Have you ever wanted to know why \sum_{i=0}^{n} i = n(n+1)/2? The obvious proof is by induction, but it doesn't give us insight as to how we got the formula. I'll show you how to derive these formulas using discrete calculus.
We can actually derive this solution for any sum of powers using discrete calculus. We need a few things:
The falling factorial
The discrete derivative
The discrete integral
The falling factorial is pretty straightforward. We denote it as follows: x^{n} = x(x1)(x2) ... (x  (n1)).
So n^{3} = n(n1)(n2).
We now want a discrete derivative. In regular calculus, we have our difference quotient: lim_{x \to a} [f(x)  f(a)]/(x  a). In discrete calculus, we're dealing with integers, not reals. So our difference is 1. We have: Df(x) = f(x + 1)  f(x).
So now the interesting part is that Dx^{n} = nx^{n1}.
And of course, our discrete integral is a sum which reflects the correlation to integration of a polynomial power in continuous calculus: Integral( x^{n} ) = x^{n+1}/(n+1) (in the continuous case).
In the discrete case, we get that \sum_{x=a}^{b1} x^{i} = (b^{i+1}  a^{i+1})/(i+1).
So for example, the discrete integral of x^{2} from 0 to 5 is x^{3}/3 = x(x1)(x2)/3 = 5 * 4 * 3/3 = 20.
Now, let's put it all together. The trick is to write the power in terms of falling factorials. So:
x = x^{1}
x^{2} = x^{2} + x^{1} = x(x1) + x
We then take a discrete integral and do some algebra. So for your case of \sum_{i=0}^{n} i = (n+1)^{2}/2 = n(n+1)/2.
If we consider the case of \sum_{i=0}^{n} i^{2} = \sum_{i=0}^{n} (i^{2} + i) = i(i+1)(i1)/3 + (i+1)i/2. Doing some algebra gets us n(n+1)(2n+2)/6 as the answer for the summation.
There is actually a closed form solution using Stirling Numbers of the Second Kind to rewrite x^{n} in terms of sums of falling factorials. I will use S(n, k) to denote Stirling Numbers of the Second Kind.
I note S(n + 1, k) = k * S(n, k) + S(n, k1), with S(0, 0) = 1 and S(0, n) = S(n, 0) = 0. There is also an explicit formula for Stirling Numbers of the Second Kind, provided on the Wikipedia link.
So x^{n} = \sum_{i=0}^{n} S(n, k) x^{k}. (Note that if the x in the summation isn't being parsed correctly. It should be a falling factorial [il]x^{[u]k}).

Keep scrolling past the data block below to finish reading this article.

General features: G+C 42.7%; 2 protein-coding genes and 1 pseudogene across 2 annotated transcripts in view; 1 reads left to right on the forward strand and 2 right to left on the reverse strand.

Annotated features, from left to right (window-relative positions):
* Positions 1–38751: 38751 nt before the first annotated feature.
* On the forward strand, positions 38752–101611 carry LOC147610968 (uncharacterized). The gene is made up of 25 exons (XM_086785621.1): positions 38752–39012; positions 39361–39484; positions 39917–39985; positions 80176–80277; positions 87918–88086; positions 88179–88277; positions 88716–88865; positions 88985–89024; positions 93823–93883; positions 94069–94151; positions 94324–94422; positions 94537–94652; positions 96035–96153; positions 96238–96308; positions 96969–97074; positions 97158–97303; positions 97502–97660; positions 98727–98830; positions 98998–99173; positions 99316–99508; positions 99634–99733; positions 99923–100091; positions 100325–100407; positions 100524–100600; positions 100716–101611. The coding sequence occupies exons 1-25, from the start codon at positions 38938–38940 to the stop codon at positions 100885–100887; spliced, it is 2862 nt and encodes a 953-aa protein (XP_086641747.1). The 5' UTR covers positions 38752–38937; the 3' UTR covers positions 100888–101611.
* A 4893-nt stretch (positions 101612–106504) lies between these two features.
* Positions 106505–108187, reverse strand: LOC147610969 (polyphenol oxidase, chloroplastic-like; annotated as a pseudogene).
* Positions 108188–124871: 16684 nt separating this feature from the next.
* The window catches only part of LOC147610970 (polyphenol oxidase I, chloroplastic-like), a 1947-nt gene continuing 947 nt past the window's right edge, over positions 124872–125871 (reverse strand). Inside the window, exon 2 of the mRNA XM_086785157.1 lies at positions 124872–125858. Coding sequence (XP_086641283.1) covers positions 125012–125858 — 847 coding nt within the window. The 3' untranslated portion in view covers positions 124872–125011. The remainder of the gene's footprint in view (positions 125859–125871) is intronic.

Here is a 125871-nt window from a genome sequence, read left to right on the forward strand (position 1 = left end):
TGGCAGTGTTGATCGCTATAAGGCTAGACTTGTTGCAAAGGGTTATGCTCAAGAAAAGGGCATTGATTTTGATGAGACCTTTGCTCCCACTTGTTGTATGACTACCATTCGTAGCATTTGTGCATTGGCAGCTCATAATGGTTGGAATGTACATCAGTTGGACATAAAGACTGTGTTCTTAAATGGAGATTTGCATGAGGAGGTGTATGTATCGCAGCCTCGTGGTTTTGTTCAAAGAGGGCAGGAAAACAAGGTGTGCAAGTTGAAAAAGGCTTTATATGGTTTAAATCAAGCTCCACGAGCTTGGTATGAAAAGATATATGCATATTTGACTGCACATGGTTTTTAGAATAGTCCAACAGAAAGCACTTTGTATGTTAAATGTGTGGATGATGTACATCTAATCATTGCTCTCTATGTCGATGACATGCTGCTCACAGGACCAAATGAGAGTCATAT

Thus, we can derive a closedform solution for any sum of powers, giving us an Theta(1) solution as opposed to Theta(n).
We can actually derive this solution for any sum of powers using discrete calculus. We need a few things:
The falling factorial
The discrete derivative
The discrete integral
The falling factorial is pretty straightforward. We denote it as follows: x^{n} = x(x1)(x2) ... (x  (n1)).
So n^{3} = n(n1)(n2).
We now want a discrete derivative. In regular calculus, we have our difference quotient: lim_{x \to a} [f(x)  f(a)]/(x  a). In discrete calculus, we're dealing with integers, not reals. So our difference is 1. We have: Df(x) = f(x + 1)  f(x).
So now the interesting part is that Dx^{n} = nx^{n1}.
And of course, our discrete integral is a sum which reflects the correlation to integration of a polynomial power in continuous calculus: Integral( x^{n} ) = x^{n+1}/(n+1) (in the continuous case).
In the discrete case, we get that \sum_{x=a}^{b1} x^{i} = (b^{i+1}  a^{i+1})/(i+1).
So for example, the discrete integral of x^{2} from 0 to 5 is x^{3}/3 = x(x1)(x2)/3 = 5 * 4 * 3/3 = 20.
Now, let's put it all together. The trick is to write the power in terms of falling factorials. So:
x = x^{1}
x^{2} = x^{2} + x^{1} = x(x1) + x
We then take a discrete integral and do some algebra. So for your case of \sum_{i=0}^{n} i = (n+1)^{2}/2 = n(n+1)/2.
If we consider the case of \sum_{i=0}^{n} i^{2} = \sum_{i=0}^{n} (i^{2} + i) = i(i+1)(i1)/3 + (i+1)i/2. Doing some algebra gets us n(n+1)(2n+2)/6 as the answer for the summation.
There is actually a closed form solution using Stirling Numbers of the Second Kind to rewrite x^{n} in terms of sums of falling factorials. I will use S(n, k) to denote Stirling Numbers of the Second Kind.
I note S(n + 1, k) = k * S(n, k) + S(n, k1), with S(0, 0) = 1 and S(0, n) = S(n, 0) = 0. There is also an explicit formula for Stirling Numbers of the Second Kind, provided on the Wikipedia link.
So x^{n} = \sum_{i=0}^{n} S(n, k) x^{k}. (Note that if the x in the summation isn't being parsed correctly. It should be a falling factorial [il]x^{[u]k}).
Thus, we can derive a closedform solution for any sum of powers, giving us an Theta(1) solution as opposed to Theta(n).
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